Sunday, 4 April 2010

A Roe on the Water (No boat needed)

Easter, but also the first Sunday of the month and so volunteer day, four people turned out and we had a significant job to do. A hole and I mean a hole, the kind you could drop down into, had opened up at the side of the path beside the Dockens Water. It took four trailer loads of stone to fill it and I am still not sure how it got there in the first place, although I suspect the river water has got in somewhere to scour out the earth, although it is not clear where.

During the afternoon I went over to the Tern hide, the usual Little Ringed Plover, Oystercatcher, Redshank and Lapwing were there, but nothing unusual, until a Roe Deer came into view swimming from left to right in front of the hide. I suspect it had been spooked from near the roadside and jumped into the lake in panic. However they swim well and it quite quickly made it to the long shingle bank to the east of the hide and ran off.
Birds of note were generally few, a Red Kite and a Hen Harrier were reported and I finally caught up with a Willow Warbler. The Woodland still has some Brambling and Redpoll but numbers of birds at the feeders are dropping fast.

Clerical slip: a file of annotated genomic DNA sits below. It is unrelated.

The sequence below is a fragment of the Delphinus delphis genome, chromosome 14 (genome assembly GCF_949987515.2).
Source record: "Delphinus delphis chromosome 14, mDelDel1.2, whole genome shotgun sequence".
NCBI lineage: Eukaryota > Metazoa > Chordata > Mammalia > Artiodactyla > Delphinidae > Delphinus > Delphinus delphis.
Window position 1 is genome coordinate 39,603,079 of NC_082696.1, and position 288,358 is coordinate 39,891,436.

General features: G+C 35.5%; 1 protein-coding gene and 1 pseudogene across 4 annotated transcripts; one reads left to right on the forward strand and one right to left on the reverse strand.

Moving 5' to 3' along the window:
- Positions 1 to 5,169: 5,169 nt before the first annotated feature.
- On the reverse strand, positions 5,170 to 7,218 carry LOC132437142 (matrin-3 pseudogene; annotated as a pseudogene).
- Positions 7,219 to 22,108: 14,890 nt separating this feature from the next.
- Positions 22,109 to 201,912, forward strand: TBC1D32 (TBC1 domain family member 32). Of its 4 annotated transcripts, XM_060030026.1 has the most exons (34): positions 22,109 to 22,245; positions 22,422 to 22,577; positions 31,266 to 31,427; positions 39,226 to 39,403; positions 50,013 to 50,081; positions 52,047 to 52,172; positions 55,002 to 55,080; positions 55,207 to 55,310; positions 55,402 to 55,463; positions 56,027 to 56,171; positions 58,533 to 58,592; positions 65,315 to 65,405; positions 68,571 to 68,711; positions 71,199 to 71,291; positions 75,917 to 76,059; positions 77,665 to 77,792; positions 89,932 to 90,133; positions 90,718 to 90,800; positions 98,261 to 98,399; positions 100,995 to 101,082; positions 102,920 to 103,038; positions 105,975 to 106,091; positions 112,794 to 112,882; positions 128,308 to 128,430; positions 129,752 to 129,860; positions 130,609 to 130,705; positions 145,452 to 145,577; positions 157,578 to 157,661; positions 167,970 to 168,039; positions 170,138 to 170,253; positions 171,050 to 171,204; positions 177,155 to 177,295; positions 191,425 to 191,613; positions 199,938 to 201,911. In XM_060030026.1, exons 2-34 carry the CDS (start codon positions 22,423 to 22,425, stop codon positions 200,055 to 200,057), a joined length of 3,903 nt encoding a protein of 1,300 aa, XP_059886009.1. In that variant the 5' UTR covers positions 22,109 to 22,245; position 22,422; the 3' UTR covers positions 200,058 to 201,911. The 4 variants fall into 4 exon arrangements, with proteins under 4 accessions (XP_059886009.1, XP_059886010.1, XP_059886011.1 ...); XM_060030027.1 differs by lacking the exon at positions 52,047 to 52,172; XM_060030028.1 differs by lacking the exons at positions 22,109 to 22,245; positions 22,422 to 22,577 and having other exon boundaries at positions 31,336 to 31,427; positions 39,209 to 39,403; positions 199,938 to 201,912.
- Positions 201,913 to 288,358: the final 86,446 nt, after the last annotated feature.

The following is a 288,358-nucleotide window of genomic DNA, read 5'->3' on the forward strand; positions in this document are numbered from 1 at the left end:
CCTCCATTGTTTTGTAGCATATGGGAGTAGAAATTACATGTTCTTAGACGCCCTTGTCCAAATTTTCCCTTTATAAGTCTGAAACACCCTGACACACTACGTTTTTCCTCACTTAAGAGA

A number of flowers are out now, as well as the Wild Daffodils, Common Celandine and Moschatel are to be seen along the Dockens Water woodland. On the edge of the Lichen Heath the tiny white flowers of Common Whitlowgrass dot the ground
The minute white flowers of Common Whitlowgrass, the whole plant is only about 3cm high!

Moschatel, or Town hall Clock, the flower heads are four-sided with another on top.

The brilliant yellow flowers of Celandine open in bright sunshine.
I was hoping to be reporting on moths tomorrow, I put the trap out, but when I was travelling home I realised I had forgotten to put it on, so no moths. Serves me right for trying to make plans.

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